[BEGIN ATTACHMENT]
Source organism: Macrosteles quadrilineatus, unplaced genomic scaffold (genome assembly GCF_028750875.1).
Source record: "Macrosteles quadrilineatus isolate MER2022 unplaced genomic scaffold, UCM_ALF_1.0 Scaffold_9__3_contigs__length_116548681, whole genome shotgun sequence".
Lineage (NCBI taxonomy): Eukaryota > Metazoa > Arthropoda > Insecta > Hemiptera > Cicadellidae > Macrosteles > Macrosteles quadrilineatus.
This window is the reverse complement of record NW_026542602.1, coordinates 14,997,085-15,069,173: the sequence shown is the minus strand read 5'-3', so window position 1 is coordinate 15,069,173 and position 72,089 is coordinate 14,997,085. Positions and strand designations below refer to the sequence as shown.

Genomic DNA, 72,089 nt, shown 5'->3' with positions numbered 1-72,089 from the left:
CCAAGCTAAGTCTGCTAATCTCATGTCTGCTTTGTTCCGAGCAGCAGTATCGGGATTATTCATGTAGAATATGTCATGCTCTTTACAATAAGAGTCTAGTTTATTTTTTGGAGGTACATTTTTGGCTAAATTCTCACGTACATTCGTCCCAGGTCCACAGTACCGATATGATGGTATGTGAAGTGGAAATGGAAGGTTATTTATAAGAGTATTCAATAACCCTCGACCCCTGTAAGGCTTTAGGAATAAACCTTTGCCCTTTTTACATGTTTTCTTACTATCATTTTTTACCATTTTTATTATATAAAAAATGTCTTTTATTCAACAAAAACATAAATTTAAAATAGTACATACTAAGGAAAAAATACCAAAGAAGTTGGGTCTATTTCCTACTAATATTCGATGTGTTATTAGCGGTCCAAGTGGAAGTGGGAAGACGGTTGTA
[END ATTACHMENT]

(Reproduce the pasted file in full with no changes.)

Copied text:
Source organism: Macrosteles quadrilineatus, unplaced genomic scaffold (genome assembly GCF_028750875.1).
Source record: "Macrosteles quadrilineatus isolate MER2022 unplaced genomic scaffold, UCM_ALF_1.0 Scaffold_9__3_contigs__length_116548681, whole genome shotgun sequence".
Lineage (NCBI taxonomy): Eukaryota > Metazoa > Arthropoda > Insecta > Hemiptera > Cicadellidae > Macrosteles > Macrosteles quadrilineatus.
This window is the reverse complement of record NW_026542602.1, coordinates 14,997,085-15,069,173: the sequence shown is the minus strand read 5'-3', so window position 1 is coordinate 15,069,173 and position 72,089 is coordinate 14,997,085. Positions and strand designations below refer to the sequence as shown.

Genomic DNA, 72,089 nt, shown 5'->3' with positions numbered 1-72,089 from the left:
CCAAGCTAAGTCTGCTAATCTCATGTCTGCTTTGTTCCGAGCAGCAGTATCGGGATTATTCATGTAGAATATGTCATGCTCTTTACAATAAGAGTCTAGTTTATTTTTTGGAGGTACATTTTTGGCTAAATTCTCACGTACATTCGTCCCAGGTCCACAGTACCGATATGATGGTATGTGAAGTGGAAATGGAAGGTTATTTATAAGAGTATTCAATAACCCTCGACCCCTGTAAGGCTTTAGGAATAAACCTTTGCCCTTTTTACATGTTTTCTTACTATCATTTTTTACCATTTTTATTATATAAAAAATGTCTTTTATTCAACAAAAACATAAATTTAAAATAGTACATACTAAGGAAAAAATACCAAAGAAGTTGGGTCTATTTCCTACTAATATTCGATGTGTTATTAGCGGTCCAAGTGGAAGTGGGAAGACGGTTGTA